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Community Gardens in Schools

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A brief history of Community Gardening efforts relating to children and schools. Practical considerations to enable development of a School Community Garden. Discussion points include: relevance to educator needs; connecting educators with resources; providing educators with deliverable lesson content; the value of community gardens; types of community gardens; leadership structure; building advocacy; marketing; communications strategies; safety; fundraising and planning.

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Community Gardens in Schools

  1. 1. Community Gardens in Schools! Eric Stormer
  2. 2. Gardening and education Educator Buy-Ins Relate gardening to curriculum       Opportunity for collaborative learning Integration of theory and practice Teacher facilitates inquiry-based learning Connects classroom to living laboratory Site based, experiential learning Asset-building in children in adolescents
  3. 3. Research tell us… Build Interest  Health Benefits of Green Space  School Gardens encourage kids to eat Healthy Foods  Academic and behavioral benefits of environmental education
  4. 4. Community Gardens – The History (for educators)
  5. 5. The Allotment Garden Some History…
  6. 6. Allotment Gardens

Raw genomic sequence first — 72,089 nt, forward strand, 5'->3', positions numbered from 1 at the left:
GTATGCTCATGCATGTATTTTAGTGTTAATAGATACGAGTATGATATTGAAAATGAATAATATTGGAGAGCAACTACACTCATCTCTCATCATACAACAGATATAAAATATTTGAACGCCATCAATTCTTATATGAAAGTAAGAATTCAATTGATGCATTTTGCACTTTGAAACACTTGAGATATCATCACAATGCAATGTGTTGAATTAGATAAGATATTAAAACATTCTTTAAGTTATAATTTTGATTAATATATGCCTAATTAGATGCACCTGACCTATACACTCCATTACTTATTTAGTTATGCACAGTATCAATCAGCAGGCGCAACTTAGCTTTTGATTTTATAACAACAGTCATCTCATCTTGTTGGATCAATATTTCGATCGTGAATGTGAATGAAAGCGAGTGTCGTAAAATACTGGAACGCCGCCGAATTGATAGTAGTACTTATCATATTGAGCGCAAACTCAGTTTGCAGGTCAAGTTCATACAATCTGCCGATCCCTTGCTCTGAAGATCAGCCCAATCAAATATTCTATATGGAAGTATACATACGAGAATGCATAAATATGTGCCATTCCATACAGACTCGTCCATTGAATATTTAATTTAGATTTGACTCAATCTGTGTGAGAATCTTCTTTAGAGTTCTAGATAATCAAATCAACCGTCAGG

7. 7. World War I Meanwhile, in far off America…
  8. 8. World War I
  9. 9. Make it Easy to Do Connect Educators with Resources
  10. 10. Offer Deliverable Content
  11. 11. The (Additional) Value of Community Gardens        Aesthetic Economic Social Quality of Life Reduction in Crime Lifelong learning Environmental
  12. 12.  Opportunity to participate in healthy physical activity  Fresh, better tasting food at substantially lower cost over storebought
  13. 13. Community Gardens may be for Growing Flowers…
  14. 14. Vegetables,
  15. 15. Children, Brooklyn Botanic Garden Growing Children Since 1914.
  16. 16. as Entrepreneurial Ventures,
  17. 17. and to Combat Hunger.
  18. 18. They may Provide Habitat…
  19. 19. and Reinforce School Lessons.
  20. 20. They may be Rain Gardens…
  21. 21. or they may be Therapeutic.
  22. 22. Some are Edible Landscapes!
  23. 23. But first, we need people,…
  24. 24. and a patch of good soil!
  25. 25. “Growing” a Community Garden.
  26. 26. Develop Structure & Leadership
  27. 27. Certifications, Recognition & Support Building Advocacy Marketing
  28. 28. Community Partnerships
  29. 29. Communication strategies.
  30. 30. Create a Safe Environment
  31. 31. Think ‘bout money!
  32. 32. Fundraising Garden Solicitation 101
  33. 33. Take time to develop a garden plan.
  34. 34. Have Fun!!!
  35. 35. Questions?

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